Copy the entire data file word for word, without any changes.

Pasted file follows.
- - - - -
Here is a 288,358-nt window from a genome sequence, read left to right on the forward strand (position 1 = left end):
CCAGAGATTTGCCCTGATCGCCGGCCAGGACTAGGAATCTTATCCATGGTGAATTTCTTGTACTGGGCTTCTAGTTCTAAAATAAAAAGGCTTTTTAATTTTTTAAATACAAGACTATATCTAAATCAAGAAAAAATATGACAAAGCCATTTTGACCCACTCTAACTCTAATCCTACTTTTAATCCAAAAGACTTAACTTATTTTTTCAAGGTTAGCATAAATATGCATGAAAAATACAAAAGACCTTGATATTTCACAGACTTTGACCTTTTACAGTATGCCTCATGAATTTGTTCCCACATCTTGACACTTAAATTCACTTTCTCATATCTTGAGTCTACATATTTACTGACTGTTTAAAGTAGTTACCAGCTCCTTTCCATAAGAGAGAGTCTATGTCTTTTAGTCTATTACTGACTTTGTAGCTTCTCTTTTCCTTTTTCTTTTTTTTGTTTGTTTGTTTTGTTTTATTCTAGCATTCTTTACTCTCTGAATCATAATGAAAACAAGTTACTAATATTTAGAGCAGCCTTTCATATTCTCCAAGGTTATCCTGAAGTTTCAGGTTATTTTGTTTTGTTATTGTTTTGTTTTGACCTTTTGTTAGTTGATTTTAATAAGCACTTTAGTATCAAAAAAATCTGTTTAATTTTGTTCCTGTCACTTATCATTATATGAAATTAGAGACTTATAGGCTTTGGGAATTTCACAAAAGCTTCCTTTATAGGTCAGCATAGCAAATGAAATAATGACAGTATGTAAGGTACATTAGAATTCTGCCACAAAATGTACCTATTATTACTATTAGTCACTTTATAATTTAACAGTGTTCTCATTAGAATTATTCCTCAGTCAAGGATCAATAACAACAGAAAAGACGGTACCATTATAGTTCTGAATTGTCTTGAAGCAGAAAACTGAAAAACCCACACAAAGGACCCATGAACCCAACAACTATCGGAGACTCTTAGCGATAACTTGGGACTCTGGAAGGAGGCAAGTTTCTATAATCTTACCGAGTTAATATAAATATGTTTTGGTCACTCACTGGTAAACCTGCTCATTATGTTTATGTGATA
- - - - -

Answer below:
Here is a 288,358-nt window from a genome sequence, read left to right on the forward strand (position 1 = left end):
CCAGAGATTTGCCCTGATCGCCGGCCAGGACTAGGAATCTTATCCATGGTGAATTTCTTGTACTGGGCTTCTAGTTCTAAAATAAAAAGGCTTTTTAATTTTTTAAATACAAGACTATATCTAAATCAAGAAAAAATATGACAAAGCCATTTTGACCCACTCTAACTCTAATCCTACTTTTAATCCAAAAGACTTAACTTATTTTTTCAAGGTTAGCATAAATATGCATGAAAAATACAAAAGACCTTGATATTTCACAGACTTTGACCTTTTACAGTATGCCTCATGAATTTGTTCCCACATCTTGACACTTAAATTCACTTTCTCATATCTTGAGTCTACATATTTACTGACTGTTTAAAGTAGTTACCAGCTCCTTTCCATAAGAGAGAGTCTATGTCTTTTAGTCTATTACTGACTTTGTAGCTTCTCTTTTCCTTTTTCTTTTTTTTGTTTGTTTGTTTTGTTTTATTCTAGCATTCTTTACTCTCTGAATCATAATGAAAACAAGTTACTAATATTTAGAGCAGCCTTTCATATTCTCCAAGGTTATCCTGAAGTTTCAGGTTATTTTGTTTTGTTATTGTTTTGTTTTGACCTTTTGTTAGTTGATTTTAATAAGCACTTTAGTATCAAAAAAATCTGTTTAATTTTGTTCCTGTCACTTATCATTATATGAAATTAGAGACTTATAGGCTTTGGGAATTTCACAAAAGCTTCCTTTATAGGTCAGCATAGCAAATGAAATAATGACAGTATGTAAGGTACATTAGAATTCTGCCACAAAATGTACCTATTATTACTATTAGTCACTTTATAATTTAACAGTGTTCTCATTAGAATTATTCCTCAGTCAAGGATCAATAACAACAGAAAAGACGGTACCATTATAGTTCTGAATTGTCTTGAAGCAGAAAACTGAAAAACCCACACAAAGGACCCATGAACCCAACAACTATCGGAGACTCTTAGCGATAACTTGGGACTCTGGAAGGAGGCAAGTTTCTATAATCTTACCGAGTTAATATAAATATGTTTTGGTCACTCACTGGTAAACCTGCTCATTATGTTTATGTGATA